In parallel to the deliberations of the OWG, the Intergovernmental Committee of Experts on Sustainable Development Financing (Financing Committee) has also been carrying out its mandate to propose options for a sustainable development financing strategy to mobilize resources for the P2015 agenda.
Although the meetings of this Committee are generally closed, IOM is preparing written inputs for the group’s consideration, addressing issues related to remittances and engaging diaspora in the development process.
Like the OWG, the Financing Committee must produce its final report before the 69th session of the General Assembly, beginning in September. It is understood that the Committee has a very early draft of its final report, not publicly available, that the Committee is continuing to work on over June and July, with a view to its finalization at the Committee’s meeting over 4-8 of August.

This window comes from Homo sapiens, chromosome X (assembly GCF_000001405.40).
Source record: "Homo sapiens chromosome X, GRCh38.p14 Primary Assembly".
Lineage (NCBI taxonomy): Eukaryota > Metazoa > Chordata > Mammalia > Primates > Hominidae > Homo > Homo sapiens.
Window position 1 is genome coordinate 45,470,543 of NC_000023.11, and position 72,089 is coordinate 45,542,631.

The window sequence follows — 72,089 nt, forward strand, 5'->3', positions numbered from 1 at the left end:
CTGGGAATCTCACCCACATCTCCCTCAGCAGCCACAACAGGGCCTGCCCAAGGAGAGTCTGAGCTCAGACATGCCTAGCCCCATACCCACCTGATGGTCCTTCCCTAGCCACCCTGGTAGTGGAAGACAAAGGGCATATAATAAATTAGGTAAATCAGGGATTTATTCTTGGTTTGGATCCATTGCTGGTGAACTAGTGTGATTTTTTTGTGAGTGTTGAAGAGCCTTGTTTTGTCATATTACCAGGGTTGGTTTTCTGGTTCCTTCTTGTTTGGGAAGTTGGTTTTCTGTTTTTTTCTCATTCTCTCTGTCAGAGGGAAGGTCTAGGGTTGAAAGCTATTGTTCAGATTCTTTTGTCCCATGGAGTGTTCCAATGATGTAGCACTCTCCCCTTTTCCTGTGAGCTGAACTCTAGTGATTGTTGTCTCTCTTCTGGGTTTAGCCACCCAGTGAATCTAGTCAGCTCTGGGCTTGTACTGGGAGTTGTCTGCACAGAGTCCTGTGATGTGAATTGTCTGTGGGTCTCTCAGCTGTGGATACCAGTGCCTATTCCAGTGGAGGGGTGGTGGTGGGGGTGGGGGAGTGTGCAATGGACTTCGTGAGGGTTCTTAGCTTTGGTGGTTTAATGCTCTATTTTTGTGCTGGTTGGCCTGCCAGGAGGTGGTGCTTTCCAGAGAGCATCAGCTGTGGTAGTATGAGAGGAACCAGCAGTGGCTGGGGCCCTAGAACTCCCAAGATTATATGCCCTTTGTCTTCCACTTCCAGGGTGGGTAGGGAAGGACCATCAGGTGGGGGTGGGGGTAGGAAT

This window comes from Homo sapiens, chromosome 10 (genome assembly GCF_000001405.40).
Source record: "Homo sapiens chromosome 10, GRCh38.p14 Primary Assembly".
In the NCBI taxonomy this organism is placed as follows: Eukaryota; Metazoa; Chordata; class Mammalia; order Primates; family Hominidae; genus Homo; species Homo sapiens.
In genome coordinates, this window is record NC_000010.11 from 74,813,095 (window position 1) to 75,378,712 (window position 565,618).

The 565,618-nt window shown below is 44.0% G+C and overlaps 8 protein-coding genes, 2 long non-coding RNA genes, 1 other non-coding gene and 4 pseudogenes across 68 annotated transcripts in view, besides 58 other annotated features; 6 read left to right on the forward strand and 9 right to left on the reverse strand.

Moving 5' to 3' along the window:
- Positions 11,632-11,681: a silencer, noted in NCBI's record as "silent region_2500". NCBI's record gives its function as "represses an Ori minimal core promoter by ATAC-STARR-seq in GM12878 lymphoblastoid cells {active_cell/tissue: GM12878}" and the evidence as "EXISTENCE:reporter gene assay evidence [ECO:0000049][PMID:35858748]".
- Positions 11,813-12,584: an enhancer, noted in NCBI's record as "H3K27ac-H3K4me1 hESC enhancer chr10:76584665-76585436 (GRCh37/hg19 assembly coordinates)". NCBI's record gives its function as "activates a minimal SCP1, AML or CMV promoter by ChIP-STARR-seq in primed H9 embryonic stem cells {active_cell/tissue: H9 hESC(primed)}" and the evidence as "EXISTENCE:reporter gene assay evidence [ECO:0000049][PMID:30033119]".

IOM briefing on P2015:
On 28 April, SLO NY convened a briefing for NY based delegates, civil society and other stakeholders on migration and post-2015. The event was co-hosted by the governments of Turkey and Mexico, and included presentations from IOM’s Director General, the Special Representative on migration and development, Sir Peter Sutherland, as well as representatives from the Overseas Development Institute and a diaspora NGO “BASUG - Diaspora and Development”. A summary of the event is available online.
Global Experts Meeting on Migration and the Post-2015 Development Agenda: